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Southern Indiana homeless shelter to require COVID-19 vaccination or negative test

Intake specialists will help individuals who need to get a vaccine or COVID-19 test.

JEFFERSONVILLE, Ind — Homeless shelters don’t often have many requirements to get a bed, but one southern Indiana shelter is now requiring proof of COVID-19 vaccination or a negative test.

The president of Catalyst Rescue Mission, Jim Moon, acknowledged those experiencing homelessness may struggle to meet these requirements due to access. But Moon said his team would assist guests getting the vaccine or a test.

While the shelter is a place where people are constantly living in close quarters, there is another reason for the new requirements, according to Moon.

“The children that we have in the building aren't able to get the vaccines yet. So, we are trying to protect them by only bringing people in with a negative test or a vaccine,” Moon said.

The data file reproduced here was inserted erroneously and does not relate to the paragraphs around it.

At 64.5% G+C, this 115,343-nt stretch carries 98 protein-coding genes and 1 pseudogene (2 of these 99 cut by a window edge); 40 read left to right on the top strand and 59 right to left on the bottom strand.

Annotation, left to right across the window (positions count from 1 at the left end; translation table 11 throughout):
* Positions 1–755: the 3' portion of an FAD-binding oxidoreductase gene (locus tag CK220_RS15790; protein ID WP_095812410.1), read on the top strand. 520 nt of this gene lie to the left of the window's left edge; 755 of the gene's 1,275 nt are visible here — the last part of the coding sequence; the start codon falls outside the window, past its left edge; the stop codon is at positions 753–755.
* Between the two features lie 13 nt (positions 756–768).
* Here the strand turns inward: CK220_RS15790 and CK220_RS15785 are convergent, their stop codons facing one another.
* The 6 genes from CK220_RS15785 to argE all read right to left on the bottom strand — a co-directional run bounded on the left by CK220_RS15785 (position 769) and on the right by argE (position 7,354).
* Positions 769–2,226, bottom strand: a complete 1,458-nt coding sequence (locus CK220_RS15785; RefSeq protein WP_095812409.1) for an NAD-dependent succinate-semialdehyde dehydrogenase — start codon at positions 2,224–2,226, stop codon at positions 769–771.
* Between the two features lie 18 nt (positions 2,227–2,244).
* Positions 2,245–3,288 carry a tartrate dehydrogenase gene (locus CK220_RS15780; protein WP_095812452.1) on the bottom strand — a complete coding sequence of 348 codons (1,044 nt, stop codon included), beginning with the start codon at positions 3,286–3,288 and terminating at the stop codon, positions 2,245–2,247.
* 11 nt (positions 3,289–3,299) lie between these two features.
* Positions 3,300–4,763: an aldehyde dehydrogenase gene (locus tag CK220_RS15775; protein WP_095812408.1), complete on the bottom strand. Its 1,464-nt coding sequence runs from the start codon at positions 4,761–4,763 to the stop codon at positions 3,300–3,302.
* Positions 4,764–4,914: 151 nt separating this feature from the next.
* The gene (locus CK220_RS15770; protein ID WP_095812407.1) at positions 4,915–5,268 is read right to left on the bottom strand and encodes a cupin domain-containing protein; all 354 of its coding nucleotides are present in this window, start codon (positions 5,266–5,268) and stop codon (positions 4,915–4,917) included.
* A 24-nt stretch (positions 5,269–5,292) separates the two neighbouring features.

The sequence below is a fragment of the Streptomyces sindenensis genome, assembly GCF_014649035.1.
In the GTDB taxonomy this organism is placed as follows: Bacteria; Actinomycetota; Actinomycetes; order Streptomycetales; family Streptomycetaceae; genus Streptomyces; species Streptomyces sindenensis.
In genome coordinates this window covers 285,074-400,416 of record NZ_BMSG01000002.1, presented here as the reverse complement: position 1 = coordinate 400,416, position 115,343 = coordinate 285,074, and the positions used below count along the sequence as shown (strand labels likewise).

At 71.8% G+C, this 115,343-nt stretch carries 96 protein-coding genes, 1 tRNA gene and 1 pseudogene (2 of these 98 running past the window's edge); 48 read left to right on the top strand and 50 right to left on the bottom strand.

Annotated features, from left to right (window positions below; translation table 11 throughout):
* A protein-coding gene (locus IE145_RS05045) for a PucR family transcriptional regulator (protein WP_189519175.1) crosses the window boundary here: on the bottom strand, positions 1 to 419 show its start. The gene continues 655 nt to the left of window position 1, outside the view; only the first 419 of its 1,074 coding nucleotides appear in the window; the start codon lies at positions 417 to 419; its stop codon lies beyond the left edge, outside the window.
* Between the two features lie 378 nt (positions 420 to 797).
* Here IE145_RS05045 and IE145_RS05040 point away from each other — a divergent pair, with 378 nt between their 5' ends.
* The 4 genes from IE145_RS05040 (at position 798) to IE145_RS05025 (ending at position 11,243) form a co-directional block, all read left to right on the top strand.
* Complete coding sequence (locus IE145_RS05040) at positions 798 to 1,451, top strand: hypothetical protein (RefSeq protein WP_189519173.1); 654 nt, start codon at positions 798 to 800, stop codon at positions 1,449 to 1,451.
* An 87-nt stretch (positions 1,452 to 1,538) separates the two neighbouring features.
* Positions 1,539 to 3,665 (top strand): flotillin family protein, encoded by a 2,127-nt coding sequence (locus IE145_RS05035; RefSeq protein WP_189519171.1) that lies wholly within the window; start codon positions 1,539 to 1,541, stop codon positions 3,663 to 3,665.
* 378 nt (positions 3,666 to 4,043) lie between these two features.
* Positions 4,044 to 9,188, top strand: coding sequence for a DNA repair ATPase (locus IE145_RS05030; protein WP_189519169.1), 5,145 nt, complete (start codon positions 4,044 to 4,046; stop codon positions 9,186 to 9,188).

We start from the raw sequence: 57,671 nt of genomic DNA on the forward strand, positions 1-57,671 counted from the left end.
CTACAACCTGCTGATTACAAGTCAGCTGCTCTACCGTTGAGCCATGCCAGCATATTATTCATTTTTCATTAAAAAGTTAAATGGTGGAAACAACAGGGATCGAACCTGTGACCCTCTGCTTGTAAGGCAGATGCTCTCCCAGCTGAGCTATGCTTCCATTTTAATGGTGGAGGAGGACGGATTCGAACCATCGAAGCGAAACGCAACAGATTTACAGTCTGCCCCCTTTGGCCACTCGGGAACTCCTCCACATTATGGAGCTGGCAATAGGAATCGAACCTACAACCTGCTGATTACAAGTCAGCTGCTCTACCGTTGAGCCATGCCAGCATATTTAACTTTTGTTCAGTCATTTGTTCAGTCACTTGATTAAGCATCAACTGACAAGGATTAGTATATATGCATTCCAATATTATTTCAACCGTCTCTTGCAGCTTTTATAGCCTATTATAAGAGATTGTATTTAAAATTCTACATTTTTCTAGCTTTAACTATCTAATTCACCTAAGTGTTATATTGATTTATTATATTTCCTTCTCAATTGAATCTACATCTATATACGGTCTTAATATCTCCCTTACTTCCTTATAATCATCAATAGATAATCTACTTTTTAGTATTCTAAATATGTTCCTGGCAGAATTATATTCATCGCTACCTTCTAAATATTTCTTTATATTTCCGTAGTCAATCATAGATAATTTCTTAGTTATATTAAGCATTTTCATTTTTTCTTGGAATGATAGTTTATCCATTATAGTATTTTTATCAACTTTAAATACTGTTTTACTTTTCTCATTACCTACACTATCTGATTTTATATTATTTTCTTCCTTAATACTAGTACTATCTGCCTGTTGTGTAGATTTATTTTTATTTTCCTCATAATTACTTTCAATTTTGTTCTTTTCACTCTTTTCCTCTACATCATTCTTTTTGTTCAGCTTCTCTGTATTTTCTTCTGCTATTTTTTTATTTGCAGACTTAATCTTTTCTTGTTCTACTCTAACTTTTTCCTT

As of Friday, there are 66 people at the shelter, including two children. But just a couple of weeks ago, there were 13 kids—the highest number Moon had seen at the shelter in the past year.

As of right now, only two guests are not vaccinated.

“A 66-year-old person who is homeless, they don’t have the computer skills to get online, to get themselves a test or to get themselves a vaccine,” Moon said.

Now, intake specialists will assist in taking anyone to get a vaccine or a test. Those waiting for test results are not allowed to stay in the shelter. It’s a shift from how Catalyst previously functioned.

A $729,000 grant from the Indiana Family and Social Services Administration allowed the shelter to quarantine all new intakes and anyone who tested positive at hotels, but that money expired in July.

“We've got calls from Indiana Department of Corrections, Clark County Jail. We have gotten calls from Clark Memorial who are COVID positive, trying to find a safe place to quarantine. But we don't have that anymore,” Moon said.

Moon is asking the state to reallocate funding so programming may continue as the delta variant causes cases to rise in the area.

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